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  • 1.
    Figueroa-Martinez, Francisco
    et al.
    Departamento de Genética Molecular, Instituto de Fisiología Celular, Universidad Nacional Autónoma de México, Mexico.
    Funes, Soledad
    Institut für Physiologische Chemie, Ludwig-Maximilians-Universität München, Germany .
    Franzén, Lars-Gunnar
    Halmstad University, School of Business and Engineering (SET), Biological and Environmental Systems (BLESS), Plant Cell Biology: Energy transduction in plant cells.
    González-Halphen, Diego
    Departamento de Genética Molecular, Instituto de Fisiología Celular, Universidad Nacional Autónoma de México, Mexico.
    Reconstructing the mitochondrial protein import machinery of Chlamydomonas reinhardtii2008In: Genetics, ISSN 0016-6731, E-ISSN 1943-2631, Vol. 179, no 1, p. 149-155Article in journal (Refereed)
    Abstract [en]

    In Chlamydomonas reinhardtii several nucleus-encoded proteins that participate in the mitochondrial oxidative phosphorylation are targeted to the organelle by unusually long mitochondrial targeting sequences. Here, we explored the components of the mitochondrial import machinery of the green alga. We mined the algal genome, searching for yeast and plant homologs, and reconstructed the mitochondrial import machinery. All the main translocation components were identified in Chlamydomonas as well as in Arabidopsis thaliana and in the recently sequenced moss Physcomitrella patens. Some of these components appear to be duplicated, as is the case of Tim22. In contrast, several yeast components that have relatively large hydrophilic regions exposed to the cytosol or to the intermembrane space seem to be absent in land plants and green algae. If present at all, these components of plants and algae may differ significantly from their yeast counterparts. We propose that long mitochondrial targeting sequences in some Chlamydomonas mitochondrial protein precursors are involved in preventing the aggregation of the hydrophobic proteins they carry.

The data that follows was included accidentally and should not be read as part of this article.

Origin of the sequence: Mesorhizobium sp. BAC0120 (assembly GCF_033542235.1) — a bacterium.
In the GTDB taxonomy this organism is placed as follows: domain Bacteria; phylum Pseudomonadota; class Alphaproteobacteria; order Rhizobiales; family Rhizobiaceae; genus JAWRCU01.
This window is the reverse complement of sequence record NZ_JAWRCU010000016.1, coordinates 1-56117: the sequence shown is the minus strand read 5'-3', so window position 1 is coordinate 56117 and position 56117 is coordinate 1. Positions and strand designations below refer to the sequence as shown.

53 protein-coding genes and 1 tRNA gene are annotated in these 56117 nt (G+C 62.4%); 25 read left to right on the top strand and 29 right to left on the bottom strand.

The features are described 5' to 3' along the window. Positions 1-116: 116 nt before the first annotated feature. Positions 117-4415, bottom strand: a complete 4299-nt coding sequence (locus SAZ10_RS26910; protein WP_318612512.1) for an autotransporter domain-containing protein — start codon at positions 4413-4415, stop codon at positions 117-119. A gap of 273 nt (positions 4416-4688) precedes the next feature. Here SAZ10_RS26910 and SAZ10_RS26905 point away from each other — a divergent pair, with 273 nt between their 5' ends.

• 2.
    Gaskell, George
    et al.
    Methodology Institute, London School of Economics, London, United Kingdom.
    Allum, Nick
    Methodology Institute, London School of Economics, London, United Kingdom.
    Bauer, Martin
    London School of Economics, London, United Kingdom.
    Durant, John
    National Museum of Science and Industry, London, United Kingdom.
    Allansdottir, Agnes
    University of Siena, Siena, Italy.
    Bonfadelli, Heinz
    University of Zurich, Zurich, Switzerland.
    Boy, Daniel
    National Foundation of Political Science, Paris, France.
    De Cheveigné, Suzanne
    CNRS-UPR 36, Paris, France.
    Fjæstad, Björn
    Mid Sweden University, Stockholm, Sweden.
    Gutteling, Jan Martien
    University of Twente, Enschede, The Netherlands.
    Hampel, Jürgen
    Centre of Technology Assessment, Stuttgart, Germany.
    Jelsøe, Erland
    Roskilde University, Roskilde, Denmark.
    Jesuíno, Jorge Correia
    Graduate Institute of Employment and Business, Lisbon, Portugal.
    Kohring, Matthias
    Friedrich Schiller University, Jena, Germany.
    Kronberger, Nicole
    Methodology Institute, London School of Economics, London, United Kingdom.